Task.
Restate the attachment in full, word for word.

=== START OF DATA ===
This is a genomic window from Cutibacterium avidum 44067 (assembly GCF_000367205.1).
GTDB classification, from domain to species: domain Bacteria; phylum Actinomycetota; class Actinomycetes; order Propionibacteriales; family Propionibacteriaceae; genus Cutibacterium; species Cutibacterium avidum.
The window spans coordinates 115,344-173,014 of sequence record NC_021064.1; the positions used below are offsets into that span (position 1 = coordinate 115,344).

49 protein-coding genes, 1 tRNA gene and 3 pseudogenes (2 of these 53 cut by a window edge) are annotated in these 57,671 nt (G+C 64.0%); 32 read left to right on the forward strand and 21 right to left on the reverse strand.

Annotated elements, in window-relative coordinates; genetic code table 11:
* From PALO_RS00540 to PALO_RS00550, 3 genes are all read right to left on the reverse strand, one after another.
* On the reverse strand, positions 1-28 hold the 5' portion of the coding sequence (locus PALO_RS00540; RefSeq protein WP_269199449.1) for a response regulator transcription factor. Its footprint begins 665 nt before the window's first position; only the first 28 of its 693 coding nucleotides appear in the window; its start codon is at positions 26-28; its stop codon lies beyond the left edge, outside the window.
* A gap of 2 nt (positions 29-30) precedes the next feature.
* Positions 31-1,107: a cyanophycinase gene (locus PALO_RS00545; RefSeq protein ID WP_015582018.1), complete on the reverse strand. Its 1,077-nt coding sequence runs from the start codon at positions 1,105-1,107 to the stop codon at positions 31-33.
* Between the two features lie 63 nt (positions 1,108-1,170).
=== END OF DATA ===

This is a genomic window from Cutibacterium avidum 44067 (assembly GCF_000367205.1).
GTDB classification, from domain to species: domain Bacteria; phylum Actinomycetota; class Actinomycetes; order Propionibacteriales; family Propionibacteriaceae; genus Cutibacterium; species Cutibacterium avidum.
The window spans coordinates 115,344-173,014 of sequence record NC_021064.1; the positions used below are offsets into that span (position 1 = coordinate 115,344).

49 protein-coding genes, 1 tRNA gene and 3 pseudogenes (2 of these 53 cut by a window edge) are annotated in these 57,671 nt (G+C 64.0%); 32 read left to right on the forward strand and 21 right to left on the reverse strand.

Annotated elements, in window-relative coordinates; genetic code table 11:
* From PALO_RS00540 to PALO_RS00550, 3 genes are all read right to left on the reverse strand, one after another.
* On the reverse strand, positions 1-28 hold the 5' portion of the coding sequence (locus PALO_RS00540; RefSeq protein WP_269199449.1) for a response regulator transcription factor. Its footprint begins 665 nt before the window's first position; only the first 28 of its 693 coding nucleotides appear in the window; its start codon is at positions 26-28; its stop codon lies beyond the left edge, outside the window.
* A gap of 2 nt (positions 29-30) precedes the next feature.
* Positions 31-1,107: a cyanophycinase gene (locus PALO_RS00545; RefSeq protein ID WP_015582018.1), complete on the reverse strand. Its 1,077-nt coding sequence runs from the start codon at positions 1,105-1,107 to the stop codon at positions 31-33.
* Between the two features lie 63 nt (positions 1,108-1,170).